New York Mayor Bill de Blasio made the debate cutoff, but that’s about all that’s gone right for him, Evan Halper wrote. De Blasio has drawn heavy criticism at home for running and, so far, has attracted mostly yawns from voters elsewhere.

Even in Iowa, where voters love to be courted, some are getting tired of the huge field. Seema Mehta reported from the Cedar Rapids convention center, where 19 Democrats each got five minutes to summarize their campaign pitches in the first major cattle call of the Iowa campaign.

Biden, who skipped that event to go to his granddaughter’s high school graduation, took considerable flak for being absent. But he may have had the last laugh. Two days later, he had Democrats’ attention all to himself as he and President Trump crossed paths and split screens, campaigning across the state, focused on each other, as Eli Stokols and Hook reported.


Trump has a big, early lead in Facebook ads, and that deeply worries Democratic strategists, as Halper and Noah Bierman reported. The president’s reelection campaign is busy testing messages and gathering data for the general election while Democrats are tied up in their primary. That means the eventual Democratic nominee will have to play catch-up.


Rep. Zoe Lofgren (D-San Jose) was a young staff member when the House considered impeaching President Nixon. She was a member of Congress during the Clinton impeachment. And, as Jennifer Haberkorn reported, she doesn’t want a third. Lofgren’s experience illustrates some of the reasons why House Democratic leaders have taken a go-slow approach to impeachment.

Another reason: As our Berkeley IGS poll showed, even in California, many Democratic voters aren’t convinced. About half of Democrats statewide think Congress should move to impeach, but the rest don’t. And among non-party voters, only about one-third favor starting the impeachment process, the poll found. And Trump’s popularity in California is far lower than it is nationwide.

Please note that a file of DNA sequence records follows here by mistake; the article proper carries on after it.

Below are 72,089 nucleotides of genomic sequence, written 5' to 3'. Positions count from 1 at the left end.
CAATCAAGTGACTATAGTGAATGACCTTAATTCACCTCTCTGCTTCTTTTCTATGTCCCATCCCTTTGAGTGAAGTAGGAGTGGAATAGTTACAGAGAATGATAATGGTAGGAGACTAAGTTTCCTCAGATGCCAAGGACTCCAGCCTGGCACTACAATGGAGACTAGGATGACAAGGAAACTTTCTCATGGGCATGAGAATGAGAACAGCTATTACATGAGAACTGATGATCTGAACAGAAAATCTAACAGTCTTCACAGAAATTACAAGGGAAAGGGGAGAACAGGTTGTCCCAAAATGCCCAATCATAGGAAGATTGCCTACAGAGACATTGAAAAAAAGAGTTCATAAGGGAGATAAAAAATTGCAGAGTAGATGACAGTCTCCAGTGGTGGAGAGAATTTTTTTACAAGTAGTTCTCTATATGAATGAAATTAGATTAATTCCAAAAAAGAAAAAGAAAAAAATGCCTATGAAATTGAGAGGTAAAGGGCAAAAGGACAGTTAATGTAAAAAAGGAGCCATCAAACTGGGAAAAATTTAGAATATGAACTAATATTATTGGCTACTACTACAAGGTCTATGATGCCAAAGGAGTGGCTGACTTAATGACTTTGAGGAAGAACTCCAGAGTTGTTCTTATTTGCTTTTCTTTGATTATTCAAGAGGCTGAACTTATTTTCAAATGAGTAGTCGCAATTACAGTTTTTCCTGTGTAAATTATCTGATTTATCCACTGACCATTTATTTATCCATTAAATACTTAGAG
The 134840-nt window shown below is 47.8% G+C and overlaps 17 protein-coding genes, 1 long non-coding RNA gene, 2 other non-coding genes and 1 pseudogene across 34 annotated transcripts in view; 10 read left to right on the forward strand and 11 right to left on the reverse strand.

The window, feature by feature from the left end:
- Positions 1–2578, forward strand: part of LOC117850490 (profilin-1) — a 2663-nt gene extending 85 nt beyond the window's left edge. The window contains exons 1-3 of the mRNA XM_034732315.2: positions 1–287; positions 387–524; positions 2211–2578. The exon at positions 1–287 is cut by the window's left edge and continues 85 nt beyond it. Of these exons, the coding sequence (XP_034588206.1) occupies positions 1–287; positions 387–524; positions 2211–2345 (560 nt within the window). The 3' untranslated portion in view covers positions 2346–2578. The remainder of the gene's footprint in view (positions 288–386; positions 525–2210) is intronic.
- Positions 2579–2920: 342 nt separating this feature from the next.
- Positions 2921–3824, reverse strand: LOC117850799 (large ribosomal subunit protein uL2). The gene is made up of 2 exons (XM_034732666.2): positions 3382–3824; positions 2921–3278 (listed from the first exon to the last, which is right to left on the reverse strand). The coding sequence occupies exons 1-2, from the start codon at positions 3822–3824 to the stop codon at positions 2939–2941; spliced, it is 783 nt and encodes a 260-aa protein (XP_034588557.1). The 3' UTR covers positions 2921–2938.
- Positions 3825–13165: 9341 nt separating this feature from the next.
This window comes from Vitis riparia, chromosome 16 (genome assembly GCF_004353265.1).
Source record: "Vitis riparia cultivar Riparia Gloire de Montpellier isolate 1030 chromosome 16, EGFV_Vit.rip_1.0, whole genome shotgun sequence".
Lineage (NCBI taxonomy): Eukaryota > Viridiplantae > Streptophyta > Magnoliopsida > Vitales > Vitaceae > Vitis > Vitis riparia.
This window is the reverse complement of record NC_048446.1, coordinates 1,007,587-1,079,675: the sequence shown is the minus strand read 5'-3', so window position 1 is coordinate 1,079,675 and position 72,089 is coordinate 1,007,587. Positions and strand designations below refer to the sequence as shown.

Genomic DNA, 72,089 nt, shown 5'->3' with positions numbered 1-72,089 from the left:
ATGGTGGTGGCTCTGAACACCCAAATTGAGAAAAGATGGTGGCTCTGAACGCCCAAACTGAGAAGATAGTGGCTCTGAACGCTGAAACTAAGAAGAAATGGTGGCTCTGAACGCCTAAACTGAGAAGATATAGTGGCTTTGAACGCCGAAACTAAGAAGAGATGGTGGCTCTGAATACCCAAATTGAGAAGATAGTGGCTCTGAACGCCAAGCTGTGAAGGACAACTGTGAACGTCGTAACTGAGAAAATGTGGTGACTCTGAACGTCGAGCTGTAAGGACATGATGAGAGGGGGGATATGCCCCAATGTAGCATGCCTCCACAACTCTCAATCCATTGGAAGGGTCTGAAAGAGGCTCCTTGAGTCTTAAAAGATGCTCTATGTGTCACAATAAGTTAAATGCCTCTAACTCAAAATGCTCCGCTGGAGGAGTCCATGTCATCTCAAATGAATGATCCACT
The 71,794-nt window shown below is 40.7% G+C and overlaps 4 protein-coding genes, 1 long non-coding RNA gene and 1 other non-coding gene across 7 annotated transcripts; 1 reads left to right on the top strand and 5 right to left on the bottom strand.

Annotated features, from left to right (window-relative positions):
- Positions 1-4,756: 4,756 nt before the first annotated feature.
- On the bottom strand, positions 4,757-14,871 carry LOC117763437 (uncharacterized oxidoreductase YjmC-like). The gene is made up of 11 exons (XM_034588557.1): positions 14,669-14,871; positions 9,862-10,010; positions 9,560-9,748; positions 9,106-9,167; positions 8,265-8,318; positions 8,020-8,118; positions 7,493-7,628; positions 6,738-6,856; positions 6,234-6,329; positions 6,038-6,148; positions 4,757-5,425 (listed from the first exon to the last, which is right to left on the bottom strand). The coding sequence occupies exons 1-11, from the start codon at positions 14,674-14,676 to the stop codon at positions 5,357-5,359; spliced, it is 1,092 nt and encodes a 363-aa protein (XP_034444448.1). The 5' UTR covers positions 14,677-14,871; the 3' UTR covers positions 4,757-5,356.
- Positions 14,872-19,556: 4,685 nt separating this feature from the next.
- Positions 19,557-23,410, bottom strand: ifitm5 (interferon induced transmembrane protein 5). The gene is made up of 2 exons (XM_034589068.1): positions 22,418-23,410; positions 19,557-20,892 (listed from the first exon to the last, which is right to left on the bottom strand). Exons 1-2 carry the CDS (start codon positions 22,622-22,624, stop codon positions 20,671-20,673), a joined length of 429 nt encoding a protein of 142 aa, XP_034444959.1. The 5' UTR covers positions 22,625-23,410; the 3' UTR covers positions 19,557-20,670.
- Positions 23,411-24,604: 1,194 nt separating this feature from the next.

Meanwhile, of course, Trump continues to give Democrats more reasons for wanting to remove him from office. The latest came in an interview with ABC’s George Stephanopoulos in which Trump said he would welcome foreign help in the 2020 election.

“I’d take it,” he said when asked how he’d respond if Russia again offered dirt on an opponent. As Stokols, Bierman and Chris Megerian reported, the remark once again fanned partisan flames.

Trump’s remark came at a time when House Democrats have been struggling for solid footing in their efforts to continue investigating Trump. As Megerian wrote, the White House has blocked most of the witnesses they have wanted to summon. This week, the best they could do was to bring John Dean to testify. As Caroline Engelmayer wrote, Dean cited parallels between Watergate and Trump’s actions, but even as theater, the hearing got little attention.

And the fight over access continued. The Justice Department and the House Judiciary Committee reached a partial deal to hand over evidence from Robert S. Mueller III’s investigation. That averted an immediate contempt fight, although the House voted to authorize going to court over subpoenas if the administration doesn’t follow through. Meanwhile, a different House committee voted to begin contempt proceedings against Atty. Gen. William Barr and Commerce Secretary Wilbur Ross for their refusal to turn over documents related to putting a question about citizenship into the 2020 census.

As Doyle McManus wrote, House Speaker Nancy Pelosi’s anti-Trump strategy is “see you in court.” She’s hopeful that a series of court decisions against the administration will strengthen the Democrats’ standing with the public. But as Engelmayer wrote, that strategy faces several problems, one of which is those court rulings could come too late to matter.


Homelessness is a crisis in California and many other urban centers. But the 2020 candidates are mostly ignoring it, as Tyrone Beason, Melanie Mason and Michael Finnegan wrote. There’s little political constituency to gain, and the policy issues are formidable.

That’s not true of immigration. Harris outlined a new plan this week on that issue. As Mason reported, she said she would protect “Dreamers” through executive orders if necessary.


Sarah Huckabee Sanders, Trump’s White House press secretary, is stepping down. As Bierman and Stokols reported, she’s presided over the demise of the daily press briefing — none has taken place for more than three months — and confessed to Mueller’s investigators that she lied to reporters on at least one occasion. Trump tweeted that he hopes she’ll run for governor in her native Arkansas, following the path of her father, Mike Huckabee, who was governor from 1996 to 2007.


As Tracy Wilkinson wrote, U.S. and Mexican officials continue to give different accounts of the immigration deal that averted Trump’s threat to impose tariffs on Mexican imports. In earlier administrations, reporters and the public might have been inclined to give the White House version the benefit of the doubt. Under Trump, that’s disappeared.


Set aside time to read Del Wilber’s excellent account of how a few pill mills helped fan the U.S. opioid inferno — responsible for 12 million pills and 700 deaths.


That wraps up this week. Until next time, keep track of all the developments in national politics and the Trump administration at our Politics page and on Twitter @latimespolitics.